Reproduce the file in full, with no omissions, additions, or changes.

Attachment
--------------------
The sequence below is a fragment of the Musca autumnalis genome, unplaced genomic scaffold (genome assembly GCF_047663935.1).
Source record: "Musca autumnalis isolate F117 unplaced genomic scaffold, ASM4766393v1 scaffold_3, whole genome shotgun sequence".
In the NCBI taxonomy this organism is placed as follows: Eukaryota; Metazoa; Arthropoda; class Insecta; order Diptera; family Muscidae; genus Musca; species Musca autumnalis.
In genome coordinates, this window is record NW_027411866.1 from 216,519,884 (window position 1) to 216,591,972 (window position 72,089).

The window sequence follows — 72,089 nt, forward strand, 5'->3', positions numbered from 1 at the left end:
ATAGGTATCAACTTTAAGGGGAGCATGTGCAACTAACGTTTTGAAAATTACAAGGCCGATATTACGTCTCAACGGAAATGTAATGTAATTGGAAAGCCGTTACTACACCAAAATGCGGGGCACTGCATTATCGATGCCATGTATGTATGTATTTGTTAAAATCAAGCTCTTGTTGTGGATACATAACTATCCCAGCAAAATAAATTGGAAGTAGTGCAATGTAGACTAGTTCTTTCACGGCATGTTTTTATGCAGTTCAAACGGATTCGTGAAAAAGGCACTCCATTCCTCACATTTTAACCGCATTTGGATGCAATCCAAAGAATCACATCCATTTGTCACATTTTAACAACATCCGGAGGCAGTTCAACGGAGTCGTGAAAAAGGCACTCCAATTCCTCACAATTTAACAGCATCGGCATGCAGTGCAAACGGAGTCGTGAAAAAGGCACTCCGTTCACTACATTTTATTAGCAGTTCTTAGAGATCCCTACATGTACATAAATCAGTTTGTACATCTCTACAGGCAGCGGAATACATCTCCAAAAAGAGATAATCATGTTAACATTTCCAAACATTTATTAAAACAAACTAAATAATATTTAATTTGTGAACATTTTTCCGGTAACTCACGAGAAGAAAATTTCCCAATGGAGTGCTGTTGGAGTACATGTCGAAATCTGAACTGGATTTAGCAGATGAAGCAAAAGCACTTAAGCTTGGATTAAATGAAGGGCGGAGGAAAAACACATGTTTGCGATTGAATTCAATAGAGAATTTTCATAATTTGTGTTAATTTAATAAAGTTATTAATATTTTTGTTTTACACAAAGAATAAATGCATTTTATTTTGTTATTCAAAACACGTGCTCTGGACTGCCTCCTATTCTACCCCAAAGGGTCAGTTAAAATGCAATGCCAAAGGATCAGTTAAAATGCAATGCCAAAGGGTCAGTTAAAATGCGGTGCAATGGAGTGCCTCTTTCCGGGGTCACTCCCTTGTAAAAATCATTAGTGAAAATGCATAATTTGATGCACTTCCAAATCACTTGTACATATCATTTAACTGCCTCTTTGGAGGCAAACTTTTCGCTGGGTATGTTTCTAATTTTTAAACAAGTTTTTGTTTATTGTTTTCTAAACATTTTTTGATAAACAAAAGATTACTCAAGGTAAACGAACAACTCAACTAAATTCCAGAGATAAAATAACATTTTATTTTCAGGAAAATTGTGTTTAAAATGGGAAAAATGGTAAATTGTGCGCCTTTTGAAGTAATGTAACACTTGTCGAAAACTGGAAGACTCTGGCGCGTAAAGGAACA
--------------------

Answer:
The sequence below is a fragment of the Musca autumnalis genome, unplaced genomic scaffold (genome assembly GCF_047663935.1).
Source record: "Musca autumnalis isolate F117 unplaced genomic scaffold, ASM4766393v1 scaffold_3, whole genome shotgun sequence".
In the NCBI taxonomy this organism is placed as follows: Eukaryota; Metazoa; Arthropoda; class Insecta; order Diptera; family Muscidae; genus Musca; species Musca autumnalis.
In genome coordinates, this window is record NW_027411866.1 from 216,519,884 (window position 1) to 216,591,972 (window position 72,089).

The window sequence follows — 72,089 nt, forward strand, 5'->3', positions numbered from 1 at the left end:
ATAGGTATCAACTTTAAGGGGAGCATGTGCAACTAACGTTTTGAAAATTACAAGGCCGATATTACGTCTCAACGGAAATGTAATGTAATTGGAAAGCCGTTACTACACCAAAATGCGGGGCACTGCATTATCGATGCCATGTATGTATGTATTTGTTAAAATCAAGCTCTTGTTGTGGATACATAACTATCCCAGCAAAATAAATTGGAAGTAGTGCAATGTAGACTAGTTCTTTCACGGCATGTTTTTATGCAGTTCAAACGGATTCGTGAAAAAGGCACTCCATTCCTCACATTTTAACCGCATTTGGATGCAATCCAAAGAATCACATCCATTTGTCACATTTTAACAACATCCGGAGGCAGTTCAACGGAGTCGTGAAAAAGGCACTCCAATTCCTCACAATTTAACAGCATCGGCATGCAGTGCAAACGGAGTCGTGAAAAAGGCACTCCGTTCACTACATTTTATTAGCAGTTCTTAGAGATCCCTACATGTACATAAATCAGTTTGTACATCTCTACAGGCAGCGGAATACATCTCCAAAAAGAGATAATCATGTTAACATTTCCAAACATTTATTAAAACAAACTAAATAATATTTAATTTGTGAACATTTTTCCGGTAACTCACGAGAAGAAAATTTCCCAATGGAGTGCTGTTGGAGTACATGTCGAAATCTGAACTGGATTTAGCAGATGAAGCAAAAGCACTTAAGCTTGGATTAAATGAAGGGCGGAGGAAAAACACATGTTTGCGATTGAATTCAATAGAGAATTTTCATAATTTGTGTTAATTTAATAAAGTTATTAATATTTTTGTTTTACACAAAGAATAAATGCATTTTATTTTGTTATTCAAAACACGTGCTCTGGACTGCCTCCTATTCTACCCCAAAGGGTCAGTTAAAATGCAATGCCAAAGGATCAGTTAAAATGCAATGCCAAAGGGTCAGTTAAAATGCGGTGCAATGGAGTGCCTCTTTCCGGGGTCACTCCCTTGTAAAAATCATTAGTGAAAATGCATAATTTGATGCACTTCCAAATCACTTGTACATATCATTTAACTGCCTCTTTGGAGGCAAACTTTTCGCTGGGTATGTTTCTAATTTTTAAACAAGTTTTTGTTTATTGTTTTCTAAACATTTTTTGATAAACAAAAGATTACTCAAGGTAAACGAACAACTCAACTAAATTCCAGAGATAAAATAACATTTTATTTTCAGGAAAATTGTGTTTAAAATGGGAAAAATGGTAAATTGTGCGCCTTTTGAAGTAATGTAACACTTGTCGAAAACTGGAAGACTCTGGCGCGTAAAGGAACA